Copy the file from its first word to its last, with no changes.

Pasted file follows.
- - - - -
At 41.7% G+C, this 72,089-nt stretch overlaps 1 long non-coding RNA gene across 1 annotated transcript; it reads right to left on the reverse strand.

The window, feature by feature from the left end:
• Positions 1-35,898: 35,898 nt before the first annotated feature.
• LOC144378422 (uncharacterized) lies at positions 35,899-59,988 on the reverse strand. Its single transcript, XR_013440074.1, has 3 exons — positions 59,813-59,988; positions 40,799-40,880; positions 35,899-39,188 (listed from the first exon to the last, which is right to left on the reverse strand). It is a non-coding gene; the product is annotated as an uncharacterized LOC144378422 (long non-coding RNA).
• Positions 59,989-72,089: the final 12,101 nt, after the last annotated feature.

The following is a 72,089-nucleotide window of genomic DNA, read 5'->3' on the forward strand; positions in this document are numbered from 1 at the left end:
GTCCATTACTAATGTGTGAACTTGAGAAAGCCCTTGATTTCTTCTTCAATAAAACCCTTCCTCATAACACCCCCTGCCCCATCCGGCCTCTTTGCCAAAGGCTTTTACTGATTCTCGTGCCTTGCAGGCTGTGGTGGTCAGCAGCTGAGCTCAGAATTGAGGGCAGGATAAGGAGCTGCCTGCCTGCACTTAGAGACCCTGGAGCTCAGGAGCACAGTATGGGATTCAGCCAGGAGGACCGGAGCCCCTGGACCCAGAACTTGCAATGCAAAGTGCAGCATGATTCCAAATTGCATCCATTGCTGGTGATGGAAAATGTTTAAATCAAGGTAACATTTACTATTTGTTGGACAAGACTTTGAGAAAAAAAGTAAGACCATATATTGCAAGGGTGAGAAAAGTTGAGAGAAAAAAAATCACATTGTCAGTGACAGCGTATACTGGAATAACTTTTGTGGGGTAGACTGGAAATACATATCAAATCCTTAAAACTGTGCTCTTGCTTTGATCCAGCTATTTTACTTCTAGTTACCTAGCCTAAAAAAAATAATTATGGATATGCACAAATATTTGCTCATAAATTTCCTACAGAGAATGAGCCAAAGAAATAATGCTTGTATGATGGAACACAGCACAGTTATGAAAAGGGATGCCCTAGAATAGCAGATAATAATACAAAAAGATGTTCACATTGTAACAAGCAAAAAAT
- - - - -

At 41.7% G+C, this 72,089-nt stretch overlaps 1 long non-coding RNA gene across 1 annotated transcript; it reads right to left on the reverse strand.

The window, feature by feature from the left end:
• Positions 1-35,898: 35,898 nt before the first annotated feature.
• LOC144378422 (uncharacterized) lies at positions 35,899-59,988 on the reverse strand. Its single transcript, XR_013440074.1, has 3 exons — positions 59,813-59,988; positions 40,799-40,880; positions 35,899-39,188 (listed from the first exon to the last, which is right to left on the reverse strand). It is a non-coding gene; the product is annotated as an uncharacterized LOC144378422 (long non-coding RNA).
• Positions 59,989-72,089: the final 12,101 nt, after the last annotated feature.

The following is a 72,089-nucleotide window of genomic DNA, read 5'->3' on the forward strand; positions in this document are numbered from 1 at the left end:
GTCCATTACTAATGTGTGAACTTGAGAAAGCCCTTGATTTCTTCTTCAATAAAACCCTTCCTCATAACACCCCCTGCCCCATCCGGCCTCTTTGCCAAAGGCTTTTACTGATTCTCGTGCCTTGCAGGCTGTGGTGGTCAGCAGCTGAGCTCAGAATTGAGGGCAGGATAAGGAGCTGCCTGCCTGCACTTAGAGACCCTGGAGCTCAGGAGCACAGTATGGGATTCAGCCAGGAGGACCGGAGCCCCTGGACCCAGAACTTGCAATGCAAAGTGCAGCATGATTCCAAATTGCATCCATTGCTGGTGATGGAAAATGTTTAAATCAAGGTAACATTTACTATTTGTTGGACAAGACTTTGAGAAAAAAAGTAAGACCATATATTGCAAGGGTGAGAAAAGTTGAGAGAAAAAAAATCACATTGTCAGTGACAGCGTATACTGGAATAACTTTTGTGGGGTAGACTGGAAATACATATCAAATCCTTAAAACTGTGCTCTTGCTTTGATCCAGCTATTTTACTTCTAGTTACCTAGCCTAAAAAAAATAATTATGGATATGCACAAATATTTGCTCATAAATTTCCTACAGAGAATGAGCCAAAGAAATAATGCTTGTATGATGGAACACAGCACAGTTATGAAAAGGGATGCCCTAGAATAGCAGATAATAATACAAAAAGATGTTCACATTGTAACAAGCAAAAAAT